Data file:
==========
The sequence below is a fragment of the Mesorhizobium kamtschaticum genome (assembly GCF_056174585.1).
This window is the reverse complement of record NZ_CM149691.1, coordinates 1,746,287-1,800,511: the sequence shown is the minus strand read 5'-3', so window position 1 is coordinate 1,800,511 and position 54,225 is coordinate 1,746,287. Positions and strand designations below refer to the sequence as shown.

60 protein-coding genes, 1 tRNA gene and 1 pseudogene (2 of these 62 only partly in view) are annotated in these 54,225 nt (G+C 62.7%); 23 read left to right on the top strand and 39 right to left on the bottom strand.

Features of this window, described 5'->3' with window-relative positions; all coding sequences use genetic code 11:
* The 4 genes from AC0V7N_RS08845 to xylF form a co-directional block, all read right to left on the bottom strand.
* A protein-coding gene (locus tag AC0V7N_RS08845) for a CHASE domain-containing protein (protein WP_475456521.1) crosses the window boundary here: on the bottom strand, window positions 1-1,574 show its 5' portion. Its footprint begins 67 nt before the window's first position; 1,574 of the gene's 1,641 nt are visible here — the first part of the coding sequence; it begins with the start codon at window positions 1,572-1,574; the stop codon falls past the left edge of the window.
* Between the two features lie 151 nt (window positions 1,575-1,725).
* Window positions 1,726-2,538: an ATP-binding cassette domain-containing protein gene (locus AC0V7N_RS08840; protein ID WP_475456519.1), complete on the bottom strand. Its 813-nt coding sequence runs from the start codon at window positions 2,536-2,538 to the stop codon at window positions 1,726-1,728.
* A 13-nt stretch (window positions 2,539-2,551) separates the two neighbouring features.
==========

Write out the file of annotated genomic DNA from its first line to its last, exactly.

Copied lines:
The sequence below is a fragment of the Mesorhizobium kamtschaticum genome (assembly GCF_056174585.1).
This window is the reverse complement of record NZ_CM149691.1, coordinates 1,746,287-1,800,511: the sequence shown is the minus strand read 5'-3', so window position 1 is coordinate 1,800,511 and position 54,225 is coordinate 1,746,287. Positions and strand designations below refer to the sequence as shown.

60 protein-coding genes, 1 tRNA gene and 1 pseudogene (2 of these 62 only partly in view) are annotated in these 54,225 nt (G+C 62.7%); 23 read left to right on the top strand and 39 right to left on the bottom strand.

Features of this window, described 5'->3' with window-relative positions; all coding sequences use genetic code 11:
* The 4 genes from AC0V7N_RS08845 to xylF form a co-directional block, all read right to left on the bottom strand.
* A protein-coding gene (locus tag AC0V7N_RS08845) for a CHASE domain-containing protein (protein WP_475456521.1) crosses the window boundary here: on the bottom strand, window positions 1-1,574 show its 5' portion. Its footprint begins 67 nt before the window's first position; 1,574 of the gene's 1,641 nt are visible here — the first part of the coding sequence; it begins with the start codon at window positions 1,572-1,574; the stop codon falls past the left edge of the window.
* Between the two features lie 151 nt (window positions 1,575-1,725).
* Window positions 1,726-2,538: an ATP-binding cassette domain-containing protein gene (locus AC0V7N_RS08840; protein ID WP_475456519.1), complete on the bottom strand. Its 813-nt coding sequence runs from the start codon at window positions 2,536-2,538 to the stop codon at window positions 1,726-1,728.
* A 13-nt stretch (window positions 2,539-2,551) separates the two neighbouring features.